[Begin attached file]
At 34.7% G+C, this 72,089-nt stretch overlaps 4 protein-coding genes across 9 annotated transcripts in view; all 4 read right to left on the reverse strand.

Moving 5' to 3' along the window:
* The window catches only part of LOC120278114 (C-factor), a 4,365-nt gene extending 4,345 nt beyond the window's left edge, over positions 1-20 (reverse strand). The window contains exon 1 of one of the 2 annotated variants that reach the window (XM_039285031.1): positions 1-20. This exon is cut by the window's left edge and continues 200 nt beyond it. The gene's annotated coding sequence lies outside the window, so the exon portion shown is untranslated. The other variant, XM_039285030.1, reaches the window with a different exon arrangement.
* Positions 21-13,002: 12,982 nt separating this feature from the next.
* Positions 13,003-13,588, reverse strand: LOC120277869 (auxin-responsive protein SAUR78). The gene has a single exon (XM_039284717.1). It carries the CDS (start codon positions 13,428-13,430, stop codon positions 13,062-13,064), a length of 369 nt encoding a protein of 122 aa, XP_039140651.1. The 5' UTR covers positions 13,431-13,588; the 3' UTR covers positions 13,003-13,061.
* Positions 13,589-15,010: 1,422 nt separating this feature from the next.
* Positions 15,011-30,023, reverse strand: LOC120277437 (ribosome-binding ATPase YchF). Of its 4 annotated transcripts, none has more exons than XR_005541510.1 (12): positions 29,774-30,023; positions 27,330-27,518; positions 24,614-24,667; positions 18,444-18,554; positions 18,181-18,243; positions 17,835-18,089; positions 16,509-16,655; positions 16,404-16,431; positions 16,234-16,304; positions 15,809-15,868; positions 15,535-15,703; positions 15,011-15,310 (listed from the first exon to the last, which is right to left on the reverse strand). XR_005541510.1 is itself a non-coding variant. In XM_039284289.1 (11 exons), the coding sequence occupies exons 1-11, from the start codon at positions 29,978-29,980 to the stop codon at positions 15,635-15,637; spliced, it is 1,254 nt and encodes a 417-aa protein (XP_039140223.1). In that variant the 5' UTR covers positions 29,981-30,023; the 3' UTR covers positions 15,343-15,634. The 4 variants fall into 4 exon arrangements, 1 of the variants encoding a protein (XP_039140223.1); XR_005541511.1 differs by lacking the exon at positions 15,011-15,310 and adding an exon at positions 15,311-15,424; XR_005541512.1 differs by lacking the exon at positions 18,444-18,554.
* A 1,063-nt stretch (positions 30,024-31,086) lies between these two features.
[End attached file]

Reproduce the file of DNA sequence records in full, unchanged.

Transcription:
At 34.7% G+C, this 72,089-nt stretch overlaps 4 protein-coding genes across 9 annotated transcripts in view; all 4 read right to left on the reverse strand.

Moving 5' to 3' along the window:
* The window catches only part of LOC120278114 (C-factor), a 4,365-nt gene extending 4,345 nt beyond the window's left edge, over positions 1-20 (reverse strand). The window contains exon 1 of one of the 2 annotated variants that reach the window (XM_039285031.1): positions 1-20. This exon is cut by the window's left edge and continues 200 nt beyond it. The gene's annotated coding sequence lies outside the window, so the exon portion shown is untranslated. The other variant, XM_039285030.1, reaches the window with a different exon arrangement.
* Positions 21-13,002: 12,982 nt separating this feature from the next.
* Positions 13,003-13,588, reverse strand: LOC120277869 (auxin-responsive protein SAUR78). The gene has a single exon (XM_039284717.1). It carries the CDS (start codon positions 13,428-13,430, stop codon positions 13,062-13,064), a length of 369 nt encoding a protein of 122 aa, XP_039140651.1. The 5' UTR covers positions 13,431-13,588; the 3' UTR covers positions 13,003-13,061.
* Positions 13,589-15,010: 1,422 nt separating this feature from the next.
* Positions 15,011-30,023, reverse strand: LOC120277437 (ribosome-binding ATPase YchF). Of its 4 annotated transcripts, none has more exons than XR_005541510.1 (12): positions 29,774-30,023; positions 27,330-27,518; positions 24,614-24,667; positions 18,444-18,554; positions 18,181-18,243; positions 17,835-18,089; positions 16,509-16,655; positions 16,404-16,431; positions 16,234-16,304; positions 15,809-15,868; positions 15,535-15,703; positions 15,011-15,310 (listed from the first exon to the last, which is right to left on the reverse strand). XR_005541510.1 is itself a non-coding variant. In XM_039284289.1 (11 exons), the coding sequence occupies exons 1-11, from the start codon at positions 29,978-29,980 to the stop codon at positions 15,635-15,637; spliced, it is 1,254 nt and encodes a 417-aa protein (XP_039140223.1). In that variant the 5' UTR covers positions 29,981-30,023; the 3' UTR covers positions 15,343-15,634. The 4 variants fall into 4 exon arrangements, 1 of the variants encoding a protein (XP_039140223.1); XR_005541511.1 differs by lacking the exon at positions 15,011-15,310 and adding an exon at positions 15,311-15,424; XR_005541512.1 differs by lacking the exon at positions 18,444-18,554.
* A 1,063-nt stretch (positions 30,024-31,086) lies between these two features.